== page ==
We’ve had another member join the WDS family! Join us in welcoming our new WordPress Support Technician, Russell Aaron.
More about Russell:
Russell is a WordPress user, first and foremost. In 2011, he attended his first Las Vegas WordPress Meetup. Since then, Russell has been speaking in front of Meetup Groups and WordCamp events. Russell is a Nevadian at heart. Born in Reno, NV.
Russell started his web career in a less than traditional way–building MySpace layouts for rock bands. Russell would use his MySpace blog to express his failures and triumphs as a new dev. Shortly after, he discovered WordPress and hasn’t looked back.
Russell is an admin of the Advanced WordPress Group on Facebook, as well as the lead organizer of WordCamp Vegas 2015 & 2016 and a co-organizer of the Vegas WordPress Meetup Group.
In the last year, Russell has dedicated himself to becoming a better role model in the WordPress Community. Joining WebDevStudios certainly helps.
The hardest part about living in Nevada, is leaving Nevada for vacation. You’re out having a good time and all the sudden you hear last call’s being made. Last calls are urban myths in Nevada.
You can follow Russell @enqueue_russ, and find out where else to find him on his team page.
Want to join our team? We’re still seeking passionate front-end and back-end WordPress developers! Come join the gif party and build rad stuff from your home–or wherever you want–with an awesome group of folks!
While marketing may look like black magic to those who don’t have a knack for it, it’s not the mystery it may seem to be from the outside. Excellent marketing is merely the concentrated application of empathy to strategy. The accessibility of Internet marketing has done some remarkable things for small businesses, and often, you’ll see entrepreneurs handling absolutely everything–their PR, communications, and marketing–solo.
Every business owner knows that cutting costs where you can is a brutal necessity, and while they may want to hire someone to handle it for them, they may not have the funds to do so (or they haven’t made just enough disastrous marketing decisions themselves to find the funds to do so).
Getting started isn’t too difficult, though–this, I promise. I don’t want to discourage you from seeking to hire someone when the time is right; having someone experienced to take this off of your hands is worth the money, entirely (think of how, in the developer community, folks talk about how the costs of development and design are an investment–this is the same thing). That said, if you aren’t ready to hand over the face of your company to a new person, either financially or emotionally (the stress of giving up control!), I’m here to give you a few tips to get started–with what not to do.
Everyone is eager to turn their WordPress site into a mobile app, and we offer two services, Reactor and AppPresser, to help you to do that. However, as an alternative (or in tandem!), a desktop app may provide a good user experience, so I’m here to walk you through turning your WordPress site into a desktop app.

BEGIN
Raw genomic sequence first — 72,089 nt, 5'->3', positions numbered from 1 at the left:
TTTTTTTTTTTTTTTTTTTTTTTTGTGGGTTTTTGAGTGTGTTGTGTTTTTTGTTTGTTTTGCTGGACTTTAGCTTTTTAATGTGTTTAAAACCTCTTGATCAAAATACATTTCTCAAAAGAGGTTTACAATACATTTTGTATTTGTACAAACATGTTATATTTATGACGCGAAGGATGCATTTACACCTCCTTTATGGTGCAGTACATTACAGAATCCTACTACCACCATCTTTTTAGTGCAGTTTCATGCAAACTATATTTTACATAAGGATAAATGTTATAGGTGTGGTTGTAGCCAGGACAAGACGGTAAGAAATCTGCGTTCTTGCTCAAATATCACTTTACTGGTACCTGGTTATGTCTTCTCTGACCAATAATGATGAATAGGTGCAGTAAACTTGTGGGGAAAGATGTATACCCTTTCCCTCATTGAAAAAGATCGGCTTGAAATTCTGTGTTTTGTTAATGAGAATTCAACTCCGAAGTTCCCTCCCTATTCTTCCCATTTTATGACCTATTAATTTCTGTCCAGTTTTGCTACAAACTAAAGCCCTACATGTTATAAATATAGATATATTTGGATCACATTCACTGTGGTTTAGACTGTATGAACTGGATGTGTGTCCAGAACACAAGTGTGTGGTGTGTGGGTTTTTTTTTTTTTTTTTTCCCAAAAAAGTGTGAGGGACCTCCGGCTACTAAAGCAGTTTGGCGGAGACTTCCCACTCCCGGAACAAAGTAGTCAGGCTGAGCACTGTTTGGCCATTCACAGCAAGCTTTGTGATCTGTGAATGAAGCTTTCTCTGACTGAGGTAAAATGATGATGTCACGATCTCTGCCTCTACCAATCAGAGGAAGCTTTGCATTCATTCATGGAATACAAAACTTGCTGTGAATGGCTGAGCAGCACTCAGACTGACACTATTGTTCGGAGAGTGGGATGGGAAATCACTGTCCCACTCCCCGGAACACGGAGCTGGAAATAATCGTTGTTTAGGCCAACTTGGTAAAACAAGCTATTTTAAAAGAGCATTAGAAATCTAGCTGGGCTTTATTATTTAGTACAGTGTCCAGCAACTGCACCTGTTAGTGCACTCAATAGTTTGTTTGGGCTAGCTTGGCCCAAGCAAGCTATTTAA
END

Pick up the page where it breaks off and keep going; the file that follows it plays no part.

We will be using Electron, an open source framework for turning web technologies into desktop apps for Mac, Windows and Linux. You may have heard of many desktop apps powered by Electron, including Atom Editor, Slack, Microsoft’s Visual Studio and the recently debuted WordPress.com app.
Electron is built and run with Node so you want to make sure you have Node installed. Electron is installed as a Node module. Once you have Node installed, fire up the command line!
We’re welcoming another member to the WDS team! Meet our newest dev, Benjamin Mueller!
Here’s a little bit about Benjamin:
Benjamin began using WordPress with version 2.7 and has been in love ever since. This romance has grown and taken him to multiple WordPress events all along the West Coast. Benjamin is enthralled with connecting and learning from his fellow WordPress pioneers. Attending WordCamps allows him to explore his passion for WordPress and become better connected with the community. Throughout Benjamin’s career, he has worked with numerous development firms and organizations. He believes everything in the world can be described in code and is a strong advocate for open source software.
When he’s not coding in a coffee shop, he’s out in his garage building and creating things out of any material within hand’s reach. These activities have taught him the joy of solving complex problems with simple solutions. As much as he loves putting things together, he also loves taking things apart, with explosives. Working Pyrotechnic shows, is his ideal weekend getaway and he hopes to one day complete his Pyrotechnics license. So next time you see a firework, think of Benjamin, ’cause baby he’s a fiiiiirrework!
Give him a hello @BenRMueller and check out more of his social links on his team page.
Want to join the WebDevStudios team? We’re still seeking more front-end developers and a WordPress Support Technician! Head over to our jobs page for more information on what it’s like to work with WDS and apply today!